The classic image of Mexico’s role in the world of energy imagines the country as a supplier of crude oil to the U.S. — and nothing more. That image, which was accurate for decades, is now drastically out of date.
Since moving to privatize its energy industry in 2013, Mexico has become heavily dependent on supplies of energy from the U.S., particularly natural gas and gasoline. According to the U.S. Energy Information Administration (EIA), last year U.S. gasoline exports accounted for 80% of all Mexican gasoline imports, growing as a share of total Mexican gasoline consumption from 30% to more than 50% since 2014. In 2015 and 2016, the value of U.S. energy exports to Mexico, including rapidly growing volumes of both petroleum products and natural gas, exceeded the value of U.S. energy imports from Mexico, as volumes of Mexican crude oil exports to the United States have continued to decline. In 2016, the value of U.S. energy exports to Mexico was $20.2 billion, while the value of U.S. energy imports from Mexico was $8.7 billion, according to the EIA.
Given such realities, if the Trump administration pulls out of the North American Free Trade Agreement (NAFTA) — or initiates border taxes or other trade measures that restrict Mexican exports of energy to the U.S. — how much impact will such measures have on the North American economy? (U.S.-Mexico trade in energy is covered by NAFTA.) If such policies did come to pass, Mexico could opt to retaliate by preventing U.S. energy firms from investing in the emerging bonanza in the Mexican energy sector. The Trump administration could wind up effectively shooting itself in the foot, observers say, despite the high-profile role played by energy sector advocates such as former Texas Gov. Rick Perry, who is now Secretary of Energy.
Opening Mexico’s Energy Sector
“Mexico has completed a dramatic, broad-based opening of its energy sector, to the point where it is open to all foreign investment across the board,” says Kirk Sherr, president of Clearview Strategy Group, a Virginia-based energy consultancy. Based on the latest annual data from the U.S. Census, energy accounted for about 9% of all U.S. exports to Mexico and 3% of all U.S. imports from Mexico in 2016. “The reality is that we still import crude from Mexico but it is balanced by a lot of crude we send to them in order to make their refineries run optimally,” Sherr explains.
Lured by Mexico’s energy reform program, “so many of the investments [into Mexico’s energy sector] are coming from the United States,” Sherr adds. Nowadays, “all across the board, American firms have substantial investment plans, not just in natural gas distribution but also power generation, pipelines and downstream firms.” According to Sherr, the opening of the Mexican energy sector has been so broad and so deep, it’s completely transformed the opportunities for U.S. and international companies. “Whereas before, you had to pick and choose what areas to go into, now it’s all open,” he notes. “So from a relatively thin menu of areas to invest in a few years ago, now the menu is quite long in terms of what you, as an energy company, can go to Mexico and do.”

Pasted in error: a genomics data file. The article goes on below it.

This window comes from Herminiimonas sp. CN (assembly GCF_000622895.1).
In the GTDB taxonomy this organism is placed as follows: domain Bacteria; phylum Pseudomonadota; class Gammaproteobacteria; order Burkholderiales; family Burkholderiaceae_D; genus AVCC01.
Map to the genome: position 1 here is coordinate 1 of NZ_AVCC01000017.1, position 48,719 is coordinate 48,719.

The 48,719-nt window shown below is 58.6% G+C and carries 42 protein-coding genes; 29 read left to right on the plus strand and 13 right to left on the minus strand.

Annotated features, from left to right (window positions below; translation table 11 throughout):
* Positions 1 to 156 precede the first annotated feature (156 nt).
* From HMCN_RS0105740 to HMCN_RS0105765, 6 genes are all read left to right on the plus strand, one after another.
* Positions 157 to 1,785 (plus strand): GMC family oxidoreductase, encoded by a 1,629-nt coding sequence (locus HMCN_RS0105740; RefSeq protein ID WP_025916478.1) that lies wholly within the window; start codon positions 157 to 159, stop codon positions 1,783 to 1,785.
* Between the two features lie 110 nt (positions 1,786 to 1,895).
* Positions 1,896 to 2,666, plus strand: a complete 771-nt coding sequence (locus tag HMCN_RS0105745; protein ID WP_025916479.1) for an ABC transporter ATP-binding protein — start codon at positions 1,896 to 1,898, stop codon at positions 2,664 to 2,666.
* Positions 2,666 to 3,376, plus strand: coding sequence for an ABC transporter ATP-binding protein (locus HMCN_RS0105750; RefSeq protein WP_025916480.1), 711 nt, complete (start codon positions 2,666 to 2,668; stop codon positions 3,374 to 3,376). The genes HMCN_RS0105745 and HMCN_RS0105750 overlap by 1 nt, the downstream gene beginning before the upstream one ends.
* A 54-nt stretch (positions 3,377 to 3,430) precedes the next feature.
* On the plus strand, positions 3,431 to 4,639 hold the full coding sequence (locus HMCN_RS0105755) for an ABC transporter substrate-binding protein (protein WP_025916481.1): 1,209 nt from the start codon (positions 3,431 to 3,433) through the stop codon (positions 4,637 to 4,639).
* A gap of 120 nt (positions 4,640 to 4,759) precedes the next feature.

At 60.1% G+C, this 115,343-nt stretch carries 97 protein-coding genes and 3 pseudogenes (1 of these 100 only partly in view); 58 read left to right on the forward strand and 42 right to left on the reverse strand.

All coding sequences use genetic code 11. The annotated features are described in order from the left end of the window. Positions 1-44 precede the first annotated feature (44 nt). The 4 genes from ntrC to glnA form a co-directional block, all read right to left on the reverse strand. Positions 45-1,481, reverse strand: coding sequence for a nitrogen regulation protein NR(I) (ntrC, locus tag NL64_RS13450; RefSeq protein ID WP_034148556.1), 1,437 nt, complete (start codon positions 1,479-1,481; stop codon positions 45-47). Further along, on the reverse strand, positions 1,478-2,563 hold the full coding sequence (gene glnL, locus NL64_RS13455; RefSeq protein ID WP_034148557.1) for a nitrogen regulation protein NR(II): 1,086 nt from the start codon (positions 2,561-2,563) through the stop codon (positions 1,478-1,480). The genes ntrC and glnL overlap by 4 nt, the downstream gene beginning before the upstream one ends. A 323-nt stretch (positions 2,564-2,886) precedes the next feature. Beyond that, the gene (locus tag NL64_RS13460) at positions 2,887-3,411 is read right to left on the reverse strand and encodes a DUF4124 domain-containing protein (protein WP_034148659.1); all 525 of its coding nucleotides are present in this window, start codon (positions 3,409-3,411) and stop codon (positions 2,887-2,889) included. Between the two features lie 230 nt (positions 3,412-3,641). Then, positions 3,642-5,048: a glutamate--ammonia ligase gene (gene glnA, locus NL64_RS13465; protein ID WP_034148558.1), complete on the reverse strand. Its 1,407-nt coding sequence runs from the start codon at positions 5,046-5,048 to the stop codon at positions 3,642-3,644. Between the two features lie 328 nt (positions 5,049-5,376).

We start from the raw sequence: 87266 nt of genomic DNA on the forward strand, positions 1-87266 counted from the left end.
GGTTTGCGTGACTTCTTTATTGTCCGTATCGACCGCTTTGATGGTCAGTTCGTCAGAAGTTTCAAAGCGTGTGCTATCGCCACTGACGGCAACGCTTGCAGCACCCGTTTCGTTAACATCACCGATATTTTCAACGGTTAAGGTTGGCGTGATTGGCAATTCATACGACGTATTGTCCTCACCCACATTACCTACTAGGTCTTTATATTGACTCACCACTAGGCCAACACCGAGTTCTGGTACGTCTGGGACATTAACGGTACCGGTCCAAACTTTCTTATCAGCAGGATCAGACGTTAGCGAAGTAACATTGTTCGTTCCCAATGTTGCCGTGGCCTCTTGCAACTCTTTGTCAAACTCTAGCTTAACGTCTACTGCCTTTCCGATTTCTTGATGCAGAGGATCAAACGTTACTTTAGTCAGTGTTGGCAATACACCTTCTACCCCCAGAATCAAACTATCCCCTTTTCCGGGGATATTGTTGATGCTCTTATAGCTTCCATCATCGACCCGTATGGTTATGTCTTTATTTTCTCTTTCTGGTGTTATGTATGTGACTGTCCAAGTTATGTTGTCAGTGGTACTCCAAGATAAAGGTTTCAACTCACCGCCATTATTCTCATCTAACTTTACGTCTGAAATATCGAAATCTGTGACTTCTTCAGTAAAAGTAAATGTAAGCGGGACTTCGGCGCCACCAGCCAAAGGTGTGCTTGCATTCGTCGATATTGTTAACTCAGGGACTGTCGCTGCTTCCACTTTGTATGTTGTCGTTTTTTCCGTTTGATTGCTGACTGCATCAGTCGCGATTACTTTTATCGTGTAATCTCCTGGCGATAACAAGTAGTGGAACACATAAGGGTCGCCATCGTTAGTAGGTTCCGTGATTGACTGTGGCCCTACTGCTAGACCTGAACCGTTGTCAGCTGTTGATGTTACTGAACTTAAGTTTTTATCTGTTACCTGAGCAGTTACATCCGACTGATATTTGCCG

The completion of pipelines built in 2016 combined with others to be completed in 2017 has significantly boosted U.S. natural gas exports at a time of very low gas prices in the United States, helping to keep Mexican manufacturing plants competitive. Going forward, there will be a third wave of U.S. exports, Sherr says, particularly related to natural gas liquids such as propane, methane and ethane. Because the final rollout has been relatively recent in investment terms — the past 18 months — companies are still digesting and deciding on their investment strategies, both within the sector and by geography, adds Sherr. “By 2018, you are going to see lots and lots of [other] investments announced. [Already], Mexico is second only to Canada in energy trade with the United States.”
A U.S. policy that “inhibits exports of natural gas to Mexico could result in fewer coal jobs in the U.S.”–Erik Gilje
The Impact of the Shale Boom
Most notably, the shale boom in the U.S. has made American natural gas extremely attractive for Mexico, which depends on it for nearly 60% of its total electricity generation, a 20% increase from 2005. In 2015, Mexico imported 1052 billion cubic feet (BCF) in natural gas from the United States, an increase of nearly 300% over five years. The EIA recently estimated that between 2016 and 2020, around 60% of Mexico’s electricity additions will come from natural gas. The agency predicts that this demand will be met mostly through imports, as it will take several years before Mexico is able to increase domestic gas production, which has fallen off since the 1990s, according to the BP Statistical Review.
“The U.S. has a significant excess of supply of natural gas, and there is a growing effort to find homes for that natural gas,” Wharton finance professor Erik Gilje says. “You see some of it displacing coal in the U.S. Some of it beginning to be exported elsewhere in the world, outside of North America.” The challenge, he adds, is that to export natural gas to other parts of the world it needs to be liquefied, transported and re-gasified. “That process is very costly and requires huge fixed investments [and] lots of years of lead time. And so to the extent that Mexico is a potential outlet for some of this excess gas, it would certainly be very beneficial to the United States to be able to access that market in an efficient way.”